As the teaching partnership outside of California, United States. This course is based on the model course, Bending the Curve: Climate Change Solutions course, which is designed and produced by a University of California education team that includes: Prof Veerabhadran Ramanathan of the University of California, San Diego who is the leading academician of climate change and also the award winner of Tang Prize in 2018.
“Bending the Curve” course focuses on scalable solutions for carbon neutrality and climate stability. The model course adopts climate change mitigation policies, technologies, governance and actions that California, the UC system, and cities around the world have adopted as living laboratories and challenges students to identify locally and globally scalable solutions. It also adopts the Ten Scalable Solutions as determined by fifty faculties from the 10-campus UC system under UC’s Carbon Neutrality Initiative.
This course is designed as a hybrid course that it combines with the best elements of a traditional in-person class with that of online learning environments and flipped classrooms via NTU-COOL system. This course on climate change solutions provides the tools to students for exploring practical, scalable solutions. Therefore, all students could learn knowledge across the globe and discuss with the local instructors.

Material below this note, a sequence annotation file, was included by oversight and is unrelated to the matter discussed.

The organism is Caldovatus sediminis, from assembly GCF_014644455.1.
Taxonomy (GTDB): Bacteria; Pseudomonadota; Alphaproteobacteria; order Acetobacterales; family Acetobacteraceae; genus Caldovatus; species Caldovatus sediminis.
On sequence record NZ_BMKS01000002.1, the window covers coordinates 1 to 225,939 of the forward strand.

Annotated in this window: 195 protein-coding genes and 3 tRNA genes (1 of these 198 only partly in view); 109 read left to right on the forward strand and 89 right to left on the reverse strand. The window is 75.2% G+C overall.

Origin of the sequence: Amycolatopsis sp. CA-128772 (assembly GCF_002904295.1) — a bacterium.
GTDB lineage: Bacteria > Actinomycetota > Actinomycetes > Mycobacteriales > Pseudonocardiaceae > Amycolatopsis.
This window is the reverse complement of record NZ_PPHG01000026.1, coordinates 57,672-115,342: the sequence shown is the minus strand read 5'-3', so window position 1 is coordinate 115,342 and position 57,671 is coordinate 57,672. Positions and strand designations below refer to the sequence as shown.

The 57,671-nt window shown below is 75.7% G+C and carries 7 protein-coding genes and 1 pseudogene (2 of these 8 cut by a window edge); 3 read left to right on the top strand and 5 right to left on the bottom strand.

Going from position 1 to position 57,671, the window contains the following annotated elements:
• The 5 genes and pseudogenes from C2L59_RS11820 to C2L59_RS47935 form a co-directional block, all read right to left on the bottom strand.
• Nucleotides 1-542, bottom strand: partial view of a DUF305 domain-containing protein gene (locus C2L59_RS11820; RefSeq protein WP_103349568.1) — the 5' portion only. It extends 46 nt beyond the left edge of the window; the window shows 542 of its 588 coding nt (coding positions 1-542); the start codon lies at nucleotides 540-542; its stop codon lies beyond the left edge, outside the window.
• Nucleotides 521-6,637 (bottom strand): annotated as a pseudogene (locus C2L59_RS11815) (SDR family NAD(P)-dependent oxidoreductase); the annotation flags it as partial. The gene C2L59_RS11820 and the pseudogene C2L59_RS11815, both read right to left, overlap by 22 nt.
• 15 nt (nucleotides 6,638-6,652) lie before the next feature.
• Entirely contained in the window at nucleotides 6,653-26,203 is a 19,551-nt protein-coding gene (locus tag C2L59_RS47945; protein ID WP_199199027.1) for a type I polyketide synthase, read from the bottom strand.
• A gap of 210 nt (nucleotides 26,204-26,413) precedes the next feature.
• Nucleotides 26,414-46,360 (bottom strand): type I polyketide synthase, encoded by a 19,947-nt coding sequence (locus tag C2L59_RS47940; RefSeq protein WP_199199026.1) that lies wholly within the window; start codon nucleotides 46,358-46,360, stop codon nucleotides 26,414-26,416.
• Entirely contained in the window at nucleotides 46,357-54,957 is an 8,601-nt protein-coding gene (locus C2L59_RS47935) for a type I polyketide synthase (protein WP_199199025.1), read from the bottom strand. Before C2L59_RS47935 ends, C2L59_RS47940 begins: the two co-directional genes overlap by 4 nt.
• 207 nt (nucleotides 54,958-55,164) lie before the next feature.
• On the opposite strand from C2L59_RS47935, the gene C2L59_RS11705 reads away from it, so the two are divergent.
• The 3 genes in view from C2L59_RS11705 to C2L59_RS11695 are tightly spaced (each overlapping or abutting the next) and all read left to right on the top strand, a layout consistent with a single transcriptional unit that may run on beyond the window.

Each unit of the course composes studying video lectures and readings, Q & A sessions, lab sessions, and presentations.
Video lectures and readings: The students are expected to have gone through each online videotaped lecture before the class and come prepared to discuss the lectures in the classroom, with in-person instructors. The students also need to study lecture material and complete readings at home before class.
Q & A session (~30 mins): During the in-person discussion session, course instructors and students will have a Q & A discussion of the video lecture and reading materials, or a discussion of the questions given in the video lecture, or the instructors can give their perspectives on the subject matter.
Lab session (~60 mins): The lab session allows students to prepare their final work for presentation and have opportunities to discuss their ideas and concepts with instructors and teaching assistants in class.
Presentations and Discussions (~75 mins): The students will be grouped into teams of about 4-5 each and, in an ideal setting, each team will have students majoring in natural science, engineering and social science. The student's groups will prepare to answer and elaborate on the discussion questions in lectures. The presentation of each group should respond to the discussion questions and elaborate on the solutions and ideas. All students should actively participate in the following discussion and conversation with the presentation group.